New Castle News

January 15, 2014

Farm Show turnout drops 15 percent

John Finnerty

HARRISBURG — Hundreds of thousands of people braved winter’s bitter cold to visit the state capital for two popular expositions — one of which is being revived this year.

The Farm Show — the nation’s largest indoor agricultural exposition — drew about 500,000 visitors, said Nicole Bucher, a spokeswoman for the Pennsylvania Department of Agriculture.

In three weeks, the 24-acre Farm Show complex will again brim with people as the National Rifle Association sponsors the first Great American Outdoor Show.

The NRA event replaces the Eastern Outdoor Show. That event collapsed last year when enthusiasts refused to participate amid controversy about limiting gun sales in the aftermath of the school shooting in Newtown, Conn.

Promoters of the new show are trying to “manage expectations” for crowds during the first year, said Rick Dunlap, director of public relations for the Hershey Harrisburg Regional Visitors Bureau. He said he visitor’s bureau anticipates the NRA-sponsored show will eventually outgrow its predecessor.

The Farm Show’s attendance this year was down about 14.5 percent, but that’s measured against a record-breaking crowd of 585,000 people last year.

The Farm Show saw six of its eight busiest days ever during last year’s show, according to parking data compiled by the department of agriculture.

For Cambria Chair, business at this year’s show was appreciably slower, owner Joe Rodkey said.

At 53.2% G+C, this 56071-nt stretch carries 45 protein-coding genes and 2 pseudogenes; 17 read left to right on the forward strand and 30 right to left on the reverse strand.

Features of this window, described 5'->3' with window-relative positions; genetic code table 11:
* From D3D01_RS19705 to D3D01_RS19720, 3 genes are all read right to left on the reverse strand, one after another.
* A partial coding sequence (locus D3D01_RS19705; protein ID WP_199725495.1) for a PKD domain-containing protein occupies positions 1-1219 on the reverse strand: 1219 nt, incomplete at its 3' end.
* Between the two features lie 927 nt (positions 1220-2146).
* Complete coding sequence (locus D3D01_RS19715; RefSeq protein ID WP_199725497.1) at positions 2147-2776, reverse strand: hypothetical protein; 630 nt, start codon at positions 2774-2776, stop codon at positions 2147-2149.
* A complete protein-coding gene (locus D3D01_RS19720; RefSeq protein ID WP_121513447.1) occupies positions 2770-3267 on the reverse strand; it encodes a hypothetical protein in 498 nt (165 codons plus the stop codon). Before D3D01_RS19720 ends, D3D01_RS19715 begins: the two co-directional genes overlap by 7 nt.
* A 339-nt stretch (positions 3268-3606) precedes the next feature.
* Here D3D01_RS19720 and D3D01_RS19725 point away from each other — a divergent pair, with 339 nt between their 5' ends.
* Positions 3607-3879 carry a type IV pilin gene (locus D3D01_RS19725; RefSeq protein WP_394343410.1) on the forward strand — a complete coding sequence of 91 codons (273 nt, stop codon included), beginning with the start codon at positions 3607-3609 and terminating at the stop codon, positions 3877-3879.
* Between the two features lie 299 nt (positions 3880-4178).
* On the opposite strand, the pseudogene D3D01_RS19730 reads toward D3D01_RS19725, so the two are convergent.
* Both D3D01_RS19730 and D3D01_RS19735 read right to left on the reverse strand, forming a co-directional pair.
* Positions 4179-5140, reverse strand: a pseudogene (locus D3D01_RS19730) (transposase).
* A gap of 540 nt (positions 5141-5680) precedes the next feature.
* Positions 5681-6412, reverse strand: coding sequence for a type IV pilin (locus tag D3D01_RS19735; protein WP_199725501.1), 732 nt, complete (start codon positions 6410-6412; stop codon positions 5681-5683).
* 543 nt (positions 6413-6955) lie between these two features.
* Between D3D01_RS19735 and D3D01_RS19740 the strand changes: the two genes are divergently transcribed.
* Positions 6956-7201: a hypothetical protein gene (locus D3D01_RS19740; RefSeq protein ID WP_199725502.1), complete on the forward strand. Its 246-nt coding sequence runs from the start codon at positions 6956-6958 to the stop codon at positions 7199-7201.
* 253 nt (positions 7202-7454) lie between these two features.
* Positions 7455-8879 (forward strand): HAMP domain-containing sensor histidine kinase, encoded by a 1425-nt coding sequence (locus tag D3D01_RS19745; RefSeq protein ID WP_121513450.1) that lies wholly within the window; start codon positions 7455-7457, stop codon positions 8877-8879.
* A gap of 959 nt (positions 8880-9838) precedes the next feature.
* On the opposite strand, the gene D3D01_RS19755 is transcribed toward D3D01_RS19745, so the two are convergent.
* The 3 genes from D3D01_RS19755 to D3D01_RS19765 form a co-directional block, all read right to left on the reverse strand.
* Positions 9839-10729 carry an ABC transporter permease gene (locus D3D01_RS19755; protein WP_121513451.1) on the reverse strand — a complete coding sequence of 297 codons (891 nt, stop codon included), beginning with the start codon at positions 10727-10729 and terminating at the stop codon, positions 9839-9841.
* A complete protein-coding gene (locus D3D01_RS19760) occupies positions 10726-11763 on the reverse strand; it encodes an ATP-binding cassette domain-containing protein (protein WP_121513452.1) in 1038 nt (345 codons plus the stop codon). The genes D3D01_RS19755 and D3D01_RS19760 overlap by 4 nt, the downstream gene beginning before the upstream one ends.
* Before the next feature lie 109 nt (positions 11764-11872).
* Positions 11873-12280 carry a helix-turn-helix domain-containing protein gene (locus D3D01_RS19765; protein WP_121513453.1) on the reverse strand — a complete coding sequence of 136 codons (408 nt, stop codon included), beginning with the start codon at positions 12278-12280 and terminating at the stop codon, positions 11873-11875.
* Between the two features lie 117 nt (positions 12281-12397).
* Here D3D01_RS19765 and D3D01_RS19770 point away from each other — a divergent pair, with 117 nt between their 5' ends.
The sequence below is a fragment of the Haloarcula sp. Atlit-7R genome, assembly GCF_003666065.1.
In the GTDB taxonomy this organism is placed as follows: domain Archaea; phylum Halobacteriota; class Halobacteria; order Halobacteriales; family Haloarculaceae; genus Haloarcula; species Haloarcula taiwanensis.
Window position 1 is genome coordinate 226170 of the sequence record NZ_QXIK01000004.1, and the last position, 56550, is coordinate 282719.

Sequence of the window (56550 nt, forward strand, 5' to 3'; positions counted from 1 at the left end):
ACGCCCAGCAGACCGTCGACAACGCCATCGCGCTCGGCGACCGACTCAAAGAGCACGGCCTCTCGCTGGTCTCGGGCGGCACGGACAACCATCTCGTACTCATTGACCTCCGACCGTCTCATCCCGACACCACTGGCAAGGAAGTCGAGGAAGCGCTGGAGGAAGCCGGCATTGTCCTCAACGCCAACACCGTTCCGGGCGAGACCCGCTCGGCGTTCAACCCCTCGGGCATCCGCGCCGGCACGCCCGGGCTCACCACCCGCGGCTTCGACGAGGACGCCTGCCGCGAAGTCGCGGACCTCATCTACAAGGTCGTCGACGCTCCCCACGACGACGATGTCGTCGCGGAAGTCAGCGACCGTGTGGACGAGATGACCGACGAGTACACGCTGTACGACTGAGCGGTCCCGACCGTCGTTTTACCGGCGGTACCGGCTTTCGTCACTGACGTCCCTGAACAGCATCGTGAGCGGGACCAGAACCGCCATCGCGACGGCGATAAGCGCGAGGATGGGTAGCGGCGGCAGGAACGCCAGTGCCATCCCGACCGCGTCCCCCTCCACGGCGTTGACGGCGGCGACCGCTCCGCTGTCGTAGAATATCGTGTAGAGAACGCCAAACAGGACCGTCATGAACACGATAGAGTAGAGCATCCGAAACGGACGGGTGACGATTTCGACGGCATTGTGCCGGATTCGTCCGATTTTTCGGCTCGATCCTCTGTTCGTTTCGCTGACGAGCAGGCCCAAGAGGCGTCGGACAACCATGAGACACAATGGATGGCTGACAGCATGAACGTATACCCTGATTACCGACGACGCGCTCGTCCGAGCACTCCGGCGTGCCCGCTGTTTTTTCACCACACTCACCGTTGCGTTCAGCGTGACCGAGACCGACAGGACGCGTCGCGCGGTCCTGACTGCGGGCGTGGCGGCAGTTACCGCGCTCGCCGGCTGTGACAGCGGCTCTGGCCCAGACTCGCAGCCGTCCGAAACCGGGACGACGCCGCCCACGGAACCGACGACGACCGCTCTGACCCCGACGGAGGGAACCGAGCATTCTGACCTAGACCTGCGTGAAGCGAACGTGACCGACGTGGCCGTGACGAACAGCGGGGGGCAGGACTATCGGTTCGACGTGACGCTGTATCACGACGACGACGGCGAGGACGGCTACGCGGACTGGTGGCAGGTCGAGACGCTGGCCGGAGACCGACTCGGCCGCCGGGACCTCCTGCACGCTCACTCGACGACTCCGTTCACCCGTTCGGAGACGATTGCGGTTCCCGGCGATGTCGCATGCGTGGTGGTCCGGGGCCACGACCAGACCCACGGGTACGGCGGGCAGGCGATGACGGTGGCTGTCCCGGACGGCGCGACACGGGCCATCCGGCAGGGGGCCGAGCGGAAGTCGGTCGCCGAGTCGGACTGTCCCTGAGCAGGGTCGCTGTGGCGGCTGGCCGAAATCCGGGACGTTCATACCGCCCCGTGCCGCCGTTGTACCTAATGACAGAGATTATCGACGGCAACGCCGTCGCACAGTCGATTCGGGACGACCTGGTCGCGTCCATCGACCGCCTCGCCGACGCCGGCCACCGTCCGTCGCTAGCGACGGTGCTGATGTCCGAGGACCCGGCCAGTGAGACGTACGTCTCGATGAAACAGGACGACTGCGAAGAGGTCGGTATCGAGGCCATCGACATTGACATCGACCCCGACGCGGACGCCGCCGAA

“But where else are you going to get this kind of a crowd in January?” he asked.

Rodkey didn’t take chairs to the Farm Show. Heirloom-style furniture made by craftsmen at the Johnstown business would be too bulky to truck to the show. Instead, Cambria Chair was peddling cutting boards and coasters.

Even a down year for the Farm Show is a tremendous economic boon, Dunlap said. The 98-year-old show has 300 commercial vendors and 10,000 exhibitors.

The former Eastern Outdoors Show had about 1,200 vendors. The NRA is expecting about 1,000 at next month’s Great American Outdoor Show.

The visitors bureau calculated the loss of the outdoors show last year cost the region $44 million in tourism spending — things like hotel rooms and food, Dunlap said.

In the tourism industry, it’s generally accepted you can double that number to calculate total economic impact, he said.

The Farm Show and the outdoors show are “twin pillars” that boost economic activity in the Capitol Region in what otherwise would be a slow travel season, Dunlap said.